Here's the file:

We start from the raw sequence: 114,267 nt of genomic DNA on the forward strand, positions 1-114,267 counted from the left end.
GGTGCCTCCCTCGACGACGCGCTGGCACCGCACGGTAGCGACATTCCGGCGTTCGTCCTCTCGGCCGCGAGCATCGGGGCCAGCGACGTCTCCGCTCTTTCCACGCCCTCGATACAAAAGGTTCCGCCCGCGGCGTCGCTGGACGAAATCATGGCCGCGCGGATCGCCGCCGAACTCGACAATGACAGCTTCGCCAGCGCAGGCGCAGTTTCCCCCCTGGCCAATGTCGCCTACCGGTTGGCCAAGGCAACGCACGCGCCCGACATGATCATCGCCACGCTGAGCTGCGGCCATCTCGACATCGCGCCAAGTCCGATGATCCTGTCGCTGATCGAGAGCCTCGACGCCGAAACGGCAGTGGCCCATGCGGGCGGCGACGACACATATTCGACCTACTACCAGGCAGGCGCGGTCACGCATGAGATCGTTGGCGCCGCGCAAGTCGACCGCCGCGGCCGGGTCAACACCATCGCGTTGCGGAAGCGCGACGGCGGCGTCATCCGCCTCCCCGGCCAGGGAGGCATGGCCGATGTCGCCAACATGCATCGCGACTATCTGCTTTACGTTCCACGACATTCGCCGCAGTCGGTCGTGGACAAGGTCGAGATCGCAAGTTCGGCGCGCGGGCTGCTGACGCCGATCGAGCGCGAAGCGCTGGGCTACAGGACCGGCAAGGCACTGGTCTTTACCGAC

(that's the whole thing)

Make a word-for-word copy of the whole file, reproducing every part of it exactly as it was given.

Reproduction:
We start from the raw sequence: 114,267 nt of genomic DNA on the forward strand, positions 1-114,267 counted from the left end.
GGTGCCTCCCTCGACGACGCGCTGGCACCGCACGGTAGCGACATTCCGGCGTTCGTCCTCTCGGCCGCGAGCATCGGGGCCAGCGACGTCTCCGCTCTTTCCACGCCCTCGATACAAAAGGTTCCGCCCGCGGCGTCGCTGGACGAAATCATGGCCGCGCGGATCGCCGCCGAACTCGACAATGACAGCTTCGCCAGCGCAGGCGCAGTTTCCCCCCTGGCCAATGTCGCCTACCGGTTGGCCAAGGCAACGCACGCGCCCGACATGATCATCGCCACGCTGAGCTGCGGCCATCTCGACATCGCGCCAAGTCCGATGATCCTGTCGCTGATCGAGAGCCTCGACGCCGAAACGGCAGTGGCCCATGCGGGCGGCGACGACACATATTCGACCTACTACCAGGCAGGCGCGGTCACGCATGAGATCGTTGGCGCCGCGCAAGTCGACCGCCGCGGCCGGGTCAACACCATCGCGTTGCGGAAGCGCGACGGCGGCGTCATCCGCCTCCCCGGCCAGGGAGGCATGGCCGATGTCGCCAACATGCATCGCGACTATCTGCTTTACGTTCCACGACATTCGCCGCAGTCGGTCGTGGACAAGGTCGAGATCGCAAGTTCGGCGCGCGGGCTGCTGACGCCGATCGAGCGCGAAGCGCTGGGCTACAGGACCGGCAAGGCACTGGTCTTTACCGAC